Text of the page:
Story by Mary King-Moore. Photos by Jan Osborn.
Inclusion and early intervention are a large part of the evolving model at Bryan’s House. For 34 years, the organization has served children with special needs and their families. Established in 1988, Bryan’s House was the first nonprofit in the United States to help mothers and their children living with HIV/AIDS. Over the years, Bryan’s House has broadened their scope of services. Their model extends to manage the complex needs of children diagnosed with pediatric cancers, physical disabilities, social and emotional challenges, cerebral palsy, autism, Down Syndrome, and more.
We spoke with Bryan’s House CEO, Abigail Erickson-Torres about the different programs offered by the organization and how the special medically-managed model is helping to care for children and their families in our community. Bryan’s House main campus has two programs: offsite and onsite care. Since they are not a medical facility, some children in the program receive services offsite. The onsite program is for children whose medical needs can be taken care of within the classroom. In addition to the educational programs, Bryan’s House supports families through specialized social work and case management; rehousing them, providing basic needs, early intervention and a robust childhood education including various therapy services for disparaged children from infancy up to age 21, who fall through the cracks – their families making less than $24,000 a year.
Erickson-Torres said, “Our social services department really wraps around our entire agency. They are the first point of contact from referrals. Our case managers meet with the parents and assess what the need is at that moment.”
There are bilingual case managers serving seven surrounding counties helping to identify urgent needs and providing crisis intervention.
“What we do is so unique and holistic. The holistic service we provide in the community on a $2.6 million dollar budget really goes a long way. We impact over 1,000 individuals unduplicated every year, providing up to five services a day, every day as needed – and for longer periods of time,” Erickson-Torres said.
Bryan’s House is on a mission to help children with special needs and their families thrive. The organization runs like a well managed house, where people care about each other and are constantly trying new ways to keep improving and evolving. The Board of Directors and staff at Bryan’s House are all approachable. They innovated last year, thanks to community support, to establish a pilot “lab” where community and thought leaders meet with Bryan’s House teams to discuss collaborations and new ideas. The innovation lab is located at Work214, a co-working space in Uptown.
“It’s been a great resource, thanks to a generous donation by the Mankin Family in honor of a cherished family member, and an anonymous donor,” said Erickson-Torres. Boarding meetings, community liasions, partnership, donor chats and team trainings have taken place at the innovation lab.
Each year Erickson-Torres and the Board of Directors set a service focus for the year. Last year, the focus was on pathways to inclusion. This year the focus is on early intervention and inclusion. Studies show early intervention services can change a child’s developmental trajectory and improve outcomes for children, families, and communities. The organization’s annual luncheon fundraiser dives into the importance of the service focus. On September 28 this year, there will be two amazing opportunities to learn more about diversity, inclusion, and early intervention.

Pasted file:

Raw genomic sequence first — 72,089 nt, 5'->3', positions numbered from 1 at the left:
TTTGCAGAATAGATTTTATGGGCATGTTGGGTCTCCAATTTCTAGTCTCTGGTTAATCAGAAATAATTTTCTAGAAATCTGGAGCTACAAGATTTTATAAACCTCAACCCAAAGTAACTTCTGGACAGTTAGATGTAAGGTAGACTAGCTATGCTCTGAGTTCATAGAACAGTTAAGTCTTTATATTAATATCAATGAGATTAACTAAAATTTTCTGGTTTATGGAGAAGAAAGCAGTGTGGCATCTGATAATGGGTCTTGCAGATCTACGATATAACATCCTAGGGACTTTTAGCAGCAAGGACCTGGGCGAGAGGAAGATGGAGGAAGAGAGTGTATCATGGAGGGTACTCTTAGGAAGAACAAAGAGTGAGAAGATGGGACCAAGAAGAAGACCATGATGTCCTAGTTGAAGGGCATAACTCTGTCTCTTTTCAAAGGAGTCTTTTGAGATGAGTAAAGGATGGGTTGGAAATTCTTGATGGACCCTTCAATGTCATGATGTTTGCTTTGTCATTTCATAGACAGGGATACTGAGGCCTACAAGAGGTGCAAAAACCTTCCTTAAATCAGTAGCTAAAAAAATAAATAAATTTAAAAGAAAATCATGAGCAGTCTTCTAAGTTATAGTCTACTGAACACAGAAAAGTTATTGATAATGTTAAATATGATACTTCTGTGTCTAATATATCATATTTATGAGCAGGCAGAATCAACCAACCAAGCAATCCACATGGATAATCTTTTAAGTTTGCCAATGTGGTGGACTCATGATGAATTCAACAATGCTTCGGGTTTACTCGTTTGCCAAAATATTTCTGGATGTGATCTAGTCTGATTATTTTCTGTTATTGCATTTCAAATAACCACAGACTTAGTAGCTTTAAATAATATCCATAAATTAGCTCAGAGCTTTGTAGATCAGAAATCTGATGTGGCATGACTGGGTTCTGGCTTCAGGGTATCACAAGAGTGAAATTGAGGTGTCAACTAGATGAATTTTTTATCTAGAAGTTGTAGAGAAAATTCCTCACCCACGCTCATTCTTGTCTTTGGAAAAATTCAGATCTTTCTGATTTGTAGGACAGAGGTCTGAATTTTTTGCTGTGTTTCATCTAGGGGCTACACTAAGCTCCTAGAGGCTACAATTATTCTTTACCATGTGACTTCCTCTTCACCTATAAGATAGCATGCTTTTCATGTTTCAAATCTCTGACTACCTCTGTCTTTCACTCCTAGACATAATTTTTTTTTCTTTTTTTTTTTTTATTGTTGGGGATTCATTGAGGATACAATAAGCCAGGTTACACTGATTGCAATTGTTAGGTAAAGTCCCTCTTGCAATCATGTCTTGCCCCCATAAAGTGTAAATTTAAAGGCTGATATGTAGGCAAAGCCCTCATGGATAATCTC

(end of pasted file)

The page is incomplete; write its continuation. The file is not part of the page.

The Disability Inclusion Breakfast sponsored by Holland & Knight will be held at One Arts Plaza featuring keynote speaker Lisa M. Ong. Ong is the founder of Wishing Out Loud LLC and is a DEI consultant. The breakfast is centered on the topic of “belonging.” The response from the luncheon last year about DEI was so positive that the breakfast was added this year.
David & Adrienne Wagner are honored to serve as co-chairs for the luncheon which will begin at 11:30 am. Carol Seay will serve as the honorary chair of the luncheon. Former Dallasite, Dawn McCoy is the keynote speaker. McCoy will share how important early intervention was for her son with a traumatic brain injury. Before Dawn moved to Los Angeles, she grew up in Dallas and volunteered with Bryan’s House during high school. Coming back to tell her story is really a full circle moment for her.
The Wisdom Hope awards will also be presented at the luncheon to several outstanding community leaders and individuals for their dedication to Bryan’s House and the Dallas community.
“This year, for the first time, we are adding a Accessibility, Diversity and Inclusion award,” Erickson-Torres said, adding that the theme for the luncheon is wear a touch of green.
To purchase tickets to both the breakfast and the luncheon visit BryansHouse.org.
There are numerous ways to volunteer and support the organization. Volunteers are part of the Jubilee Brigade, a diverse, inclusive group of people from all walks of life. The Jubilee Brigade is a great way to get connected with other volunteers, socialize and serve. In October, Bryan’s House is opening the Stefanie Held Library, honoring the agency founder.
“We are so excited,” Erickson-Torres said. “There is a wonderful big chair where volunteers can come and read to the children on campus.”
In November, Bryan’s House will host an annual Thanksgiving drive-thru, where volunteers hand out meals – including a Thanksgiving turkey – to the families of Bryan’s House. The Jubilee Brigade ends the year with a holiday drive-thru presenting families with gifts from assorted wish lists. To get involved with the Jubilee Brigade contact BryansHouse.org.